31 July sees the start of the Swedish-American research expedition Arctic Ocean 2018. Forty researchers from all over the world will be based and work on board the Swedish icebreaker Oden whilst moored to a moving ice floe. The overall theme of the expedition is the formation of clouds. Clouds play a very important role in the Arctic climate but how are they affected by the microbiological life in and beneath the ice?
The Arctic climate is changing faster than anywhere else in the world with the Arctic ice pack shrinking at an alarming rate. To better understand how climate change affects the Arctic is the key to predicting the global climate of the future.
Clouds play an important role in our climate as they regulate the amount of solar radiation that reaches the surface of the earth. They also impact on the energy that flows along the earth’s surface which in turn, affects the freezing and melting of the sea ice. Clouds are made up of small droplets and ice crystals that form in certain wind, moisture and temperature conditions. The condensation and formation of cloud droplets is dependent on the existence of small atmospheric particles or aerosols in the atmosphere. The aerosols in the Arctic atmosphere originate from the microbiological life in the sea and ice. The more the sea opens up when the Arctic ice pack melts, the more biological particles bubble out into the atmosphere, a process that may lead to increased cloud formation and the ice freezing earlier in the season. This is an area that the researchers onboard Oden want to look into more closely.
“Deglaciation has occurred faster than anticipated. Perhaps the Northeast Passage will be passable by merchant vessels as early as in ten years’ time? If so, it would have a huge impact on the dynamics of international political economy. Clouds play a central role in the Arctic climate. Consequently, we must rise to the challenge and carry out onsite studies into the link between life in the sea and cloud formations, a logistical and technical challenge beyond the ordinary in inhospitable and inaccessible areas of the North Pole”, says Caroline Leck, Professor of Chemical Meteorology at the Department of Meteorology, Stockholm University and Swedish Co-Chief Scientist for the expedition.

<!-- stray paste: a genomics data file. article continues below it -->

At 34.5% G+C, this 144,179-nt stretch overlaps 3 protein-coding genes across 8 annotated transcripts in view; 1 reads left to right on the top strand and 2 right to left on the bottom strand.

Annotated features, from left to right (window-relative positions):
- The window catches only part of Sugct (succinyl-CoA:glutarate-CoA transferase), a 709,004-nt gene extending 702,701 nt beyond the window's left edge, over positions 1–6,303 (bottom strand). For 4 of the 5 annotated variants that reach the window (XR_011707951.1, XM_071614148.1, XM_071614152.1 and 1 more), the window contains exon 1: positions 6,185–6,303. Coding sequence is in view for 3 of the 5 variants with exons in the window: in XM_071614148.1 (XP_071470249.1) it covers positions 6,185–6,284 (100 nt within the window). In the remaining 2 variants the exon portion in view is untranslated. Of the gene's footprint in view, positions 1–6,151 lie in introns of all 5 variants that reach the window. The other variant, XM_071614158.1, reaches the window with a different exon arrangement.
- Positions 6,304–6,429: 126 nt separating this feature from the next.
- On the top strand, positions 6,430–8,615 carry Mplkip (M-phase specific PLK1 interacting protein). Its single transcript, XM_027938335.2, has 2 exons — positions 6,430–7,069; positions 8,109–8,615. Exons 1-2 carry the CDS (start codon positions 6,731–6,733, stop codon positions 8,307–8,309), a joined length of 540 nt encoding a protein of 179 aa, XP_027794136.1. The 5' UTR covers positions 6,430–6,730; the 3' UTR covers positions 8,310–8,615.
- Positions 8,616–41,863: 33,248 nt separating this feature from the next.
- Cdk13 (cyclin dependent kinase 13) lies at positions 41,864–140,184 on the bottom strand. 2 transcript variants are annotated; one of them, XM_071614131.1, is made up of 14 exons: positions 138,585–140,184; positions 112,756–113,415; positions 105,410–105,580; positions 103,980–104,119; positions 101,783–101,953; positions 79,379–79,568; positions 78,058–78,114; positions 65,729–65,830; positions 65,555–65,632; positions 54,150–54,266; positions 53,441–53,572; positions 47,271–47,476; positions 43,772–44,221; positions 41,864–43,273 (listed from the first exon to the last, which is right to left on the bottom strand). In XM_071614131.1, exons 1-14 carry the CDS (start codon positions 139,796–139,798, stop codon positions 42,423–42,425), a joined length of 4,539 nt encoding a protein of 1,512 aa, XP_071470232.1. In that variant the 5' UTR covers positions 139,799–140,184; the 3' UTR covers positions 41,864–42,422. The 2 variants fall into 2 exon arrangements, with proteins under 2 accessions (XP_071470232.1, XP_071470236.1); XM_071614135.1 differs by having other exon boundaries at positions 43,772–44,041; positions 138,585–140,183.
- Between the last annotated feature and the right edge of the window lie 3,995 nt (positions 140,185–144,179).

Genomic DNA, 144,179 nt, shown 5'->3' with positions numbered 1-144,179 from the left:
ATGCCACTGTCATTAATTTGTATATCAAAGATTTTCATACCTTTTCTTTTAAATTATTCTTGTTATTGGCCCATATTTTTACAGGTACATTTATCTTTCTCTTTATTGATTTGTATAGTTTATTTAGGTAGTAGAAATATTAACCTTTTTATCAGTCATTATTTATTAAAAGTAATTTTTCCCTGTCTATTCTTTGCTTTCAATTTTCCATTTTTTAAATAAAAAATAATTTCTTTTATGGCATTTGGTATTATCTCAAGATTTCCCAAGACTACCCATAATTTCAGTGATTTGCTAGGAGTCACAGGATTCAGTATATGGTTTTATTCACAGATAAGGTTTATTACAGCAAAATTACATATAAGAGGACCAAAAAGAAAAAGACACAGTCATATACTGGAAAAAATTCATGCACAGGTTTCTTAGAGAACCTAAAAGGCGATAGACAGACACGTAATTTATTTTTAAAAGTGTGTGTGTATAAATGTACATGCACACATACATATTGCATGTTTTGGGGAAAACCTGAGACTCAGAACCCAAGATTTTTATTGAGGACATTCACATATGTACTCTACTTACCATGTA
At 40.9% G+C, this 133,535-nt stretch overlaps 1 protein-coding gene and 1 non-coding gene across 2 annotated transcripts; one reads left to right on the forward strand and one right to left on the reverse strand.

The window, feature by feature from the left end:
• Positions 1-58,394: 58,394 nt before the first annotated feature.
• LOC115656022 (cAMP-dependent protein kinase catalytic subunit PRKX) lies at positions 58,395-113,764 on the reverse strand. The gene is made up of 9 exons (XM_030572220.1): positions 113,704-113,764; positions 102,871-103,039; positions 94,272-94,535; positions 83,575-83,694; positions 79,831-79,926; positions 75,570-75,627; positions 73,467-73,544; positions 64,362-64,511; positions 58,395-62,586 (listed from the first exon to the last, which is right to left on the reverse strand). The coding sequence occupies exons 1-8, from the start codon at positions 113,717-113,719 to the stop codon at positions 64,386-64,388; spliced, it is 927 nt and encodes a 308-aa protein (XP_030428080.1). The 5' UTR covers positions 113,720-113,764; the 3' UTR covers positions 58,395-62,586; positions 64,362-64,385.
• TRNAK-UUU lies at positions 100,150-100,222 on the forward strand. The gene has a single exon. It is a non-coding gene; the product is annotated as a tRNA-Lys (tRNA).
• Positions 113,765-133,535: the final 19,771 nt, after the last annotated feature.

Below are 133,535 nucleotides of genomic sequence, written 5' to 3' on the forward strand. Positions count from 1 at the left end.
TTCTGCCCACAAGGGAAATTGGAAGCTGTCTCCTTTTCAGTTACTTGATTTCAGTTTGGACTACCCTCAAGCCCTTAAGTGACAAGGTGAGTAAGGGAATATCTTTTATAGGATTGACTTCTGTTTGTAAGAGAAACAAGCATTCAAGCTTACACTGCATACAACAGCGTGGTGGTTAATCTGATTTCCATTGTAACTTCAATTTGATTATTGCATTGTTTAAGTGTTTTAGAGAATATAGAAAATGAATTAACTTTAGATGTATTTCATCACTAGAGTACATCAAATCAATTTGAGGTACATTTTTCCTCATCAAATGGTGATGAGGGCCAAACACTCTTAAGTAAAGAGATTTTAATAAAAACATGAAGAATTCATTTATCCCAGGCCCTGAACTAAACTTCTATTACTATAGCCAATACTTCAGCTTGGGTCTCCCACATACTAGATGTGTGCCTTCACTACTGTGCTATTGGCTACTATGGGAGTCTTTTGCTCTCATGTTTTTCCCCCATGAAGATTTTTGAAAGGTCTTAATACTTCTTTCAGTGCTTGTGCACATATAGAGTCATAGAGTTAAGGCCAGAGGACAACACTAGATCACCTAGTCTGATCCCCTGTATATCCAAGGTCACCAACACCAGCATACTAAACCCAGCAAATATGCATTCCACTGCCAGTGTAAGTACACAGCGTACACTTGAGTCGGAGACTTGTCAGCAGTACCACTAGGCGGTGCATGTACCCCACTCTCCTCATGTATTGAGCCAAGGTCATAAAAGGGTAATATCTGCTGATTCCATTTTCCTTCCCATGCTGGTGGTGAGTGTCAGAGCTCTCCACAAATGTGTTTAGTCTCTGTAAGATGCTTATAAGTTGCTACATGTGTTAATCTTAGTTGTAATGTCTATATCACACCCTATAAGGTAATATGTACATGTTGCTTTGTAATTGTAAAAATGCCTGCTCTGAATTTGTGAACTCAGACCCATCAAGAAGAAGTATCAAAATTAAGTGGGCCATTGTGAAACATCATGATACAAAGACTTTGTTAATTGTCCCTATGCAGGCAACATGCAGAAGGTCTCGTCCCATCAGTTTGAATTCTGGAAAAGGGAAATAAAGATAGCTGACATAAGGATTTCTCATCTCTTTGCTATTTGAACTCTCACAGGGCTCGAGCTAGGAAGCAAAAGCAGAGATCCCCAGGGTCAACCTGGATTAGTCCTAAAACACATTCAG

The ice breaker Oden will be moored to a large ice floe in the middle of the high Arctic Ocean for one month. During this time, various research teams with different areas of specialisation will remain onboard, taking measurements and collecting vital statistics from the sea, ice and air. Together, the different research projects aim to provide a better insight into how the varying sections of the complex Arctic system are linked together.
The researchers return from their expedition at the end of September. Arctic Ocean 2018 is a research expedition conducted by the Swedish Polar Research Secretariat together with the National Science Foundation (NSF) in the USA and the result of several years of collaborations between Sweden and the USA for the purpose of strengthening research in the Arctic.
“I look forward to a very collaborative expedition for all participants. The support of research and logistics by NSF Polar Programs and by the Swedish Polar Research Secretariat for this cruise will lead to a successful integration of US-led and European-led research projects, in an interdisciplinary and coordinated manner. It will be an excellent training and networking opportunity for the graduate students and postdoctoral researchers on board Oden”, says Patricia Matrai, Senior Research Scientist at Bigelow Laboratory for Ocean Sciences, and American Co-Chief Scientist for the expedition.
Caroline Leck, Professor of Chemical Meteorology at the Department of Meteorology, Stockholm University. Tel: +46 8 16 43 54, Mobile: +46 70 733 38 81, E-mail: email@example.com
Patricia Matrai, Senior Research Scientist, Bigelow Laboratory for Ocean Sciences, Tel: +1 207 315-2567 – extension 305, E-mail: PMatrai@bigelow.org
Once departed from Svalbard on 31 July, it will be difficult to keep in contact with the researchers. Please contact firstname.lastname@example.org and email@example.com who will be able to contact members of the expedition. For questions to Patricia Matrai, please contact firstname.lastname@example.org
About the expedition
About the icebreaker Oden
A key factor in the success of Swedish and international polar research is the ongoing cooperation between the Swedish Polar Research Secretariat and Swedish Maritime Administration who together, have made Oden into a truly unique research platform.